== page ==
• I'm not sure we should be dictating commercial restrictions on the supply of all creative content to an entire continent based on the three people in that continent who are studying film or music analysis.

                In any case, lots of people are commenting here as if forcing sales to the entire EU to be at the same price will bring the cheaper prices to the richer nations. It seems far more likely that it will bring the more expensive prices to the poorer nations. Your "background music" licence is exactly the kind

        • by gsslay ( 807818 )
          And how is this different from people who live two streets apart, one rich, the other poor? They are forced to pay the same price. How far apart they live is only relevant if the online retailer uses distance as a means of creating separate market prices. And when they do this, it is done for their benefit, to maximize their profits, not to be fair to poor people. Making this illegal removes the distortion from the market and the genuine, uniform, market price is established. No-one benefits or suffers
          • Sorry, but that just isn't how economics works.

            Firstly, market segmentation is absolutely routine, including by purchaser power. There are countless ways to appeal to people who can afford to spend more, and businesses do this all the time. Have you ever seen a box for a "coupon code" when you ordered something online? That's market segmentation in action. Post coupons to everyone on the poorer street in your example, and now everyone isn't paying the same price.

            Secondly, as someone who actually runs some o

      • Imagine Amazon selling a product in California at higher prices just because we manage our economy better than Alabama? People in Alabama should ascribe and work to a better life like a Californian.

        https://news.slashdot.org/story/17/04/24/2048200/how-online-shopping-makes-suckers-of-us-all [slashdot.org] - charging a constant price all the time, only different between different countries is so 2010, and complaining about it is so 1990.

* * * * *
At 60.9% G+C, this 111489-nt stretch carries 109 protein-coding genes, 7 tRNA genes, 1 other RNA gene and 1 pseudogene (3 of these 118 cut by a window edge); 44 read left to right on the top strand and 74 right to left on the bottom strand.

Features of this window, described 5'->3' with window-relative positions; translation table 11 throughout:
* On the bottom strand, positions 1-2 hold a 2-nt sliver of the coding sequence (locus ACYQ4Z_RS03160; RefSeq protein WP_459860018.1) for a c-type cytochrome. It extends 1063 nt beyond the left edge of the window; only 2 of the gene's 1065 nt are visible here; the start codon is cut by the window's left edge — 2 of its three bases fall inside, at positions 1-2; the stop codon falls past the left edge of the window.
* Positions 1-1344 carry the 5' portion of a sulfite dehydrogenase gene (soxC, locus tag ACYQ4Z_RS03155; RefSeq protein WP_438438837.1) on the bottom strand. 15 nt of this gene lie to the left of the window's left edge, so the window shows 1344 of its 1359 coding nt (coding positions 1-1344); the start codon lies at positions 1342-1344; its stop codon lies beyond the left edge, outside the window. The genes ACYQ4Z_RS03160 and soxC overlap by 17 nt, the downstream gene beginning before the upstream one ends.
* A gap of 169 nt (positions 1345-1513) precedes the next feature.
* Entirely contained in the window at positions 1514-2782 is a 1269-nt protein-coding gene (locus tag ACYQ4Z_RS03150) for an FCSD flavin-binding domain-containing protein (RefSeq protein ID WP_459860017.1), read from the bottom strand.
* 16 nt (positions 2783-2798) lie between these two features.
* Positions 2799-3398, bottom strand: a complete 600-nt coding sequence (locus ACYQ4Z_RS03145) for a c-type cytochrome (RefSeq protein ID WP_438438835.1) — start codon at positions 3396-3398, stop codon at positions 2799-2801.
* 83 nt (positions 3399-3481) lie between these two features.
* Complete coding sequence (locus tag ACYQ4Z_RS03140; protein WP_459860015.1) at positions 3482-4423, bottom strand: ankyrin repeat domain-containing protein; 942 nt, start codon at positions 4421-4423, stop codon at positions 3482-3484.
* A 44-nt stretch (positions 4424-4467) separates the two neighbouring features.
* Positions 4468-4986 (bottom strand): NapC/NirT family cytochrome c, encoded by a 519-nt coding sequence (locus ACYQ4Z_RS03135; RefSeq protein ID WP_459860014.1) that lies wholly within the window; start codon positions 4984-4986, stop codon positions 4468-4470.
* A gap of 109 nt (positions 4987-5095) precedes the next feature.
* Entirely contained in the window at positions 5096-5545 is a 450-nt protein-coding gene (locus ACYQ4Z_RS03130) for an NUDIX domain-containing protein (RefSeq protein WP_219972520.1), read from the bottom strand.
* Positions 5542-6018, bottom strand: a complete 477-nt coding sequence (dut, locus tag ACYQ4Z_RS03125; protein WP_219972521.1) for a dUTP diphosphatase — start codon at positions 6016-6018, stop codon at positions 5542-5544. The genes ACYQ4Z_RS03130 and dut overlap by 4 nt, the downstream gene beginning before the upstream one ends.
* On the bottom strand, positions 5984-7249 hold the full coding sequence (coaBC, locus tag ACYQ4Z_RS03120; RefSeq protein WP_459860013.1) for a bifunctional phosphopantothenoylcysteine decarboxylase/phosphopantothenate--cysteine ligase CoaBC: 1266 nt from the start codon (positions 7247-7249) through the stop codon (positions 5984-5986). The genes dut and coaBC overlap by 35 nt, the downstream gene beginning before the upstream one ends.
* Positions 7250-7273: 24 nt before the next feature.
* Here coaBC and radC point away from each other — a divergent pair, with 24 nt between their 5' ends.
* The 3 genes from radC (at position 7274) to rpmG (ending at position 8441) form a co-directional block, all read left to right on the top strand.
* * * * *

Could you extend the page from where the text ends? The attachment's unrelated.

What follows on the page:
• not if the price is set at the lowest that can be found in the EU. if they set it to the highest then yes, and they'll lose most of that market.
    • The price differences are huge across Europe.

      I remember when it was possible to send someone in a car from Denmark to Spain or Portugal to buy hundreds of insulin pens from retail pharmacies, drive back to Denmark, replace the packaging and include danish language documents and still sell them with a comfortable profit to half the retail price in Denmark.

      Of course they made that (parallel import) illegal because it cut into the massive profits reaped in countries where the national health service pay most o

  • Maximize profits (Score:5, Informative)

    by DidgetMaster ( 2739009 ) on Tuesday April 25, 2017 @06:34PM (#54301415) Homepage
    The holy grail for anyone selling anything, is the ability to charge the customer, not based on the value of the product or service, but rather on the customer's ability to pay. In the old days, this was accomplished by creating barriers for the movement of goods and services. A drug company could charge someone in rural Mexico a completely different price for a pill than they could charge someone in New York City because is was very hard for the more affluent customer to realize that it was available elsewhere for cheaper. Some goes for DVDs, books, software, and just about everything else. Now with the internet, anyone can order just about anything from anywhere. Those artificial market barriers have been broken down. This threatens the profit margins of many companies.
    • by Baron_Yam ( 643147 ) on Tuesday April 25, 2017 @07:31PM (#54301663)

      I have to admit, the first time I ordered something direct from China I was a bit worried I'd never see a product and the bank would call me about fraudulent activity on my card.